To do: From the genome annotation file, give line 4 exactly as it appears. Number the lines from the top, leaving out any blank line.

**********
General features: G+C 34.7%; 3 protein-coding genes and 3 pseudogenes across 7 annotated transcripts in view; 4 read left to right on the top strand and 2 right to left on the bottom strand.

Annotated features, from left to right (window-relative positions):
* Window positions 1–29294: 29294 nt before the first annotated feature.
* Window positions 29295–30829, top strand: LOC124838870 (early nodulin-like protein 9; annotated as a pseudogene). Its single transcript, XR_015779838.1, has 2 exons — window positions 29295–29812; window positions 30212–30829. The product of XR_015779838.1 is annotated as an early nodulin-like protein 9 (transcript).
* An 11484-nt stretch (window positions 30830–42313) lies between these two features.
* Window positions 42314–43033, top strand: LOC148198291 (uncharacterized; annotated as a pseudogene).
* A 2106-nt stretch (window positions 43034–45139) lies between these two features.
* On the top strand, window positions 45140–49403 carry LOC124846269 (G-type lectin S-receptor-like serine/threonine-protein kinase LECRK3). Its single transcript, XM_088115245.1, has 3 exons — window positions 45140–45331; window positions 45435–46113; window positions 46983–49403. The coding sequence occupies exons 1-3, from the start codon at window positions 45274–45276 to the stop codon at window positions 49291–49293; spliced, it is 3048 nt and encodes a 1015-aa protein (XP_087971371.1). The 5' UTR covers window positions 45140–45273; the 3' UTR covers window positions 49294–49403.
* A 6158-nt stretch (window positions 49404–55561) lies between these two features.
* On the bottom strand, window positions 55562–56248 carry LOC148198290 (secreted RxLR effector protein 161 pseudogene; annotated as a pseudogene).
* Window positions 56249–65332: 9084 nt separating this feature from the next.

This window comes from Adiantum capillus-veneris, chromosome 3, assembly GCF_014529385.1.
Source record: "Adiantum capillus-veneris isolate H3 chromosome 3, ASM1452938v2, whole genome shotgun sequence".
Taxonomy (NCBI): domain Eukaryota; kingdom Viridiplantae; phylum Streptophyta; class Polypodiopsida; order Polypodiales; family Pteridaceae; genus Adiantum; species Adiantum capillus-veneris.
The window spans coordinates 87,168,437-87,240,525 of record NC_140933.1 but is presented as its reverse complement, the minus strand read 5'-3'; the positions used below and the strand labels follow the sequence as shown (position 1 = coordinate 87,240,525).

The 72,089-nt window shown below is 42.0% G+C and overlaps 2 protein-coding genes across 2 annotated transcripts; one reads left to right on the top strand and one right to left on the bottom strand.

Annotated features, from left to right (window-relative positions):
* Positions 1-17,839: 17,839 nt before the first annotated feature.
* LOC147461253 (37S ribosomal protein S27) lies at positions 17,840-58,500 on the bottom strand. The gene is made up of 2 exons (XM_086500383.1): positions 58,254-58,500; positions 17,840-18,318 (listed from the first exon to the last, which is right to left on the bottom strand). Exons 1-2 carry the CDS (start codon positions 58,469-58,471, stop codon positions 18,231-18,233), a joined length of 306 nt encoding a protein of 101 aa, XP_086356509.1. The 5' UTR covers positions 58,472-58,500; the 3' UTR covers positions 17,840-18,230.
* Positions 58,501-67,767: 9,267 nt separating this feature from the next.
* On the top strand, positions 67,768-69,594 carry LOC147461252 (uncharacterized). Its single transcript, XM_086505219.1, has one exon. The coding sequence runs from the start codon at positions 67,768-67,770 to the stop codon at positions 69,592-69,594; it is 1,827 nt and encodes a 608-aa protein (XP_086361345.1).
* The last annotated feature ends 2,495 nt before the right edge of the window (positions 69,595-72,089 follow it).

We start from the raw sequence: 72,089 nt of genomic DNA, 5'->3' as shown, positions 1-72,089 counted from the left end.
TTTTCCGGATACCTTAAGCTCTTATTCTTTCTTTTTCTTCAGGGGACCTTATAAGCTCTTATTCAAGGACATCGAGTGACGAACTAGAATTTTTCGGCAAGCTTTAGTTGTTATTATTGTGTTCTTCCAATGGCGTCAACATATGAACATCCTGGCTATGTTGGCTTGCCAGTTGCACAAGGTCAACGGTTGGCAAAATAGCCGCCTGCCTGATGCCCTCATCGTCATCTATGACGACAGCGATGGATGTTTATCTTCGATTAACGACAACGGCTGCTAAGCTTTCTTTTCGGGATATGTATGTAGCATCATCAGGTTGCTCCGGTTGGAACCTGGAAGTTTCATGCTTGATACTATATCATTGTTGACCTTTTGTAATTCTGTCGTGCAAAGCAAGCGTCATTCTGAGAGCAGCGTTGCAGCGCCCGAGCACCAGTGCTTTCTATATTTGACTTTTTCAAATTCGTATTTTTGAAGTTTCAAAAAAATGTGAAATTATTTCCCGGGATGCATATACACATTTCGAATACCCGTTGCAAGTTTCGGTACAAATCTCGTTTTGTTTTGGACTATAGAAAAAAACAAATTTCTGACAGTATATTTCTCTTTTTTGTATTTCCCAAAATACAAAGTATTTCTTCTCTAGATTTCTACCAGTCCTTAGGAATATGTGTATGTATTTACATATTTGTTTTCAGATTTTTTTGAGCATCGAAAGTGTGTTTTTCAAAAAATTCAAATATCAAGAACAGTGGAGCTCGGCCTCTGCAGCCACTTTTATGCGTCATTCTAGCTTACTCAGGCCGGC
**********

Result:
* Window positions 29295–30829, top strand: LOC124838870 (early nodulin-like protein 9; annotated as a pseudogene). Its single transcript, XR_015779838.1, has 2 exons — window positions 29295–29812; window positions 30212–30829. The product of XR_015779838.1 is annotated as an early nodulin-like protein 9 (transcript).